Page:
"Having to throw your pajamas on the heater before jumping in the shower because the only heat source comes from two electric heaters..." Adrienne said, with a laugh. "These are some experiences that I now relate to and share with my father."
Frieda passed her love of nature down from Doug to Adrienne.
"It was engrained in everything she did. She had a hatred for plastic bags before it was a movement," Adrienne said, with a chuckle. "She always recycled and composted. Being able to visit her in the summer and stay in the cabin played a very direct roll in my love of nature and desire to pursue environmental studies in college."
A recent graduate of Dickinson College in Pennsylvania, Adrienne returned to her grandmother's land to join CMLC's AmeriCorps Project Conserve program as Community Outreach and Education Associate.
Inspired by her grandmother's own service with the American Red Cross during World War II, Adrienne serves with AmeriCorps Project Conserve as a way to thank her grandmother for conserving her land.
"She left my father, and eventually my brother and I, this amazing gift, and I did nothing to earn it," said Adrienne. "I wanted to give back to her by honoring her memory."
CMLC started Ameri-Corps Project Conserve in 2004 in response to growing conservation needs in Western North Carolina. Each year, AmeriCorps Project Conserve places more than three dozen dedicated members with local environmental nonprofits. Since its inception, 268 members have served more than 455,600 hours, increasing community understanding of conservation and the environment and creating sustainable improvements to at-risk ecosystems in our communities.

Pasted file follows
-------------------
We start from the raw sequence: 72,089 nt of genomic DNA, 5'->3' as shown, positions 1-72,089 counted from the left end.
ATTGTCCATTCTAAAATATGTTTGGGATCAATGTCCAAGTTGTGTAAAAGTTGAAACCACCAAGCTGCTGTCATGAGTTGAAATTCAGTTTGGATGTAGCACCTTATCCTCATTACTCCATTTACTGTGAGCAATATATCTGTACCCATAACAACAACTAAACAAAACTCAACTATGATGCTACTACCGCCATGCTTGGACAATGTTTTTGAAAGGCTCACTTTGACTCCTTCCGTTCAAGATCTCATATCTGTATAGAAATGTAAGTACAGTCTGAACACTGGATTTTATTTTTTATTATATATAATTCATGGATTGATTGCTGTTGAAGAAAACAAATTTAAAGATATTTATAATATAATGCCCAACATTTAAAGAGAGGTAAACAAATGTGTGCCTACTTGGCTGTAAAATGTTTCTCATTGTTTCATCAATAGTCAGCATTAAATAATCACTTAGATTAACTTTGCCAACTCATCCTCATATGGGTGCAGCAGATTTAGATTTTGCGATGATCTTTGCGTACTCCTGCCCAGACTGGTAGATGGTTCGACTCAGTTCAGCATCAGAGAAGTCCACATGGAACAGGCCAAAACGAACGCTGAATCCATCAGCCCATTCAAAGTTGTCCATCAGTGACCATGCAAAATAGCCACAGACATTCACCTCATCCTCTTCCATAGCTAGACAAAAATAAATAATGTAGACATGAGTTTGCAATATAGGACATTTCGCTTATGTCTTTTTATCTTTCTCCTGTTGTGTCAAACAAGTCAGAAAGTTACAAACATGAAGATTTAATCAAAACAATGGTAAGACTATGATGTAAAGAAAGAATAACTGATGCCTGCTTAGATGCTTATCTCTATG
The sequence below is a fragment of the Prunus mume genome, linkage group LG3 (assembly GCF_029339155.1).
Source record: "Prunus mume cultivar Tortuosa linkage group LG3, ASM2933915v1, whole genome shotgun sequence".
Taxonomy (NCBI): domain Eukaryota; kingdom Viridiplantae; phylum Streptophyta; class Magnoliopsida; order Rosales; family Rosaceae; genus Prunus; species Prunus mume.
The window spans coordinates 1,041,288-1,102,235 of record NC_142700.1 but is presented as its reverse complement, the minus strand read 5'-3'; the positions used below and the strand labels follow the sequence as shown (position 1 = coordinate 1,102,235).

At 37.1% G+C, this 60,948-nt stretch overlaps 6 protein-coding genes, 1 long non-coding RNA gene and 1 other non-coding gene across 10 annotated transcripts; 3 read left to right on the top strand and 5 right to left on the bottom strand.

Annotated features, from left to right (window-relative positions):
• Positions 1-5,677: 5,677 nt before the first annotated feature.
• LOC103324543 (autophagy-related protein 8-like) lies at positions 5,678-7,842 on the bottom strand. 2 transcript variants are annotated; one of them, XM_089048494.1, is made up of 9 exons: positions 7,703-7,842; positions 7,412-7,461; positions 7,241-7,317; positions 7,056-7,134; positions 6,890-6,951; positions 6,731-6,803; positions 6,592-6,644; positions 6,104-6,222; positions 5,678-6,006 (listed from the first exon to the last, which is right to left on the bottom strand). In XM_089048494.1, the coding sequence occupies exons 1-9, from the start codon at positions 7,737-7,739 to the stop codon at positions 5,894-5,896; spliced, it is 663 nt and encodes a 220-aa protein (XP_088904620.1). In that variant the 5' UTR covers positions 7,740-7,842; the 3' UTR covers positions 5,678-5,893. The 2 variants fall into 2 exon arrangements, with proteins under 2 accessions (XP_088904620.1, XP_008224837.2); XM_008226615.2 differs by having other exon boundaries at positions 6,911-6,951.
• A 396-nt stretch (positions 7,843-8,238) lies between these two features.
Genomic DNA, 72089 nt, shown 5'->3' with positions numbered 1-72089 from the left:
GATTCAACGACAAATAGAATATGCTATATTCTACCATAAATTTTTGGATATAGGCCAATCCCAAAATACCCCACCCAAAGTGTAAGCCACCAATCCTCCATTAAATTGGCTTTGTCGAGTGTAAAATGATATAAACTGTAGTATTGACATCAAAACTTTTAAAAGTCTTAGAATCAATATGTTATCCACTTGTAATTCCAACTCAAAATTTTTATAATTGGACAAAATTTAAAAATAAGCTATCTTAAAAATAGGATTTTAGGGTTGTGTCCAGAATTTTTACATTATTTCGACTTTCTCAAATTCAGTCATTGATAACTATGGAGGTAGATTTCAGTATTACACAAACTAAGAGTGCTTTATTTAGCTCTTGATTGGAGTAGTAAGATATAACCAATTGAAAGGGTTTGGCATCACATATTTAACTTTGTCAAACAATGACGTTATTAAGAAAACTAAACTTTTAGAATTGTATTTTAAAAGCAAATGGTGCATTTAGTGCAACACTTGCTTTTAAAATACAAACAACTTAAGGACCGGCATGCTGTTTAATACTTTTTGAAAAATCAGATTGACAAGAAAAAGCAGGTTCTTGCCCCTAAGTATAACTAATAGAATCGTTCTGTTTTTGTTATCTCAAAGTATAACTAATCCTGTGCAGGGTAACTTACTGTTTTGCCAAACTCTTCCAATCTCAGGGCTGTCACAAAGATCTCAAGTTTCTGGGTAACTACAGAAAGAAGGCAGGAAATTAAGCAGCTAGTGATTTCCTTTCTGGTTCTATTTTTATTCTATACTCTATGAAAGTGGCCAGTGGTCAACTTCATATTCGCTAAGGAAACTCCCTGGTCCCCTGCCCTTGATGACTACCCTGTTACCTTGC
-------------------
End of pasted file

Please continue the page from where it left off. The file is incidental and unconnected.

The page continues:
AmeriCorps Project Conserve provides young adults like Adrienne with valuable experience out of college. The program sets them up for success moving forward with the skills they need to land a job pursuing their goals and dreams in the environmental field and beyond.
"There has been a significant increase of requirements for entry level work in our world and it can be really hard to get work right out of college," said Adrienne. "AmeriCorps Project Conserve helps to bridge that gap in experience many college graduates face. It's chock full of professional development opportunities and the education award helps many who struggle with student debt. From Hiking with kids outside to improving the water we drink, we make a direct impact on the communities we work with."
Adrienne feels fulfilled to help preserve and protect the mountains her grandmother so dearly loved. "She moved a lot as a young person, something she and I have in common, and I can respect her wishes to have a peaceful resting place," said Adrienne. "I'm giving back to an area we both eventually came to call home."
Doug is proud of Adrienne's passion for service.
"I think it is terrific that Adrienne is participating in AmeriCorps Project Con-serve as an ode to her grandmother," said Doug. "I think Mom would have gotten a kick out of it."
(Carolina Mountain Land Conservancy protects and cares for more than 30,000 acres of lands that you love along the Blue Ridge Escarpment, French Broad River Valley, Hickory Nut Gorge and beyond, since its inception in 1994. For more information and to support land conservation in WNC, visit http://www.carolinamountain.org.)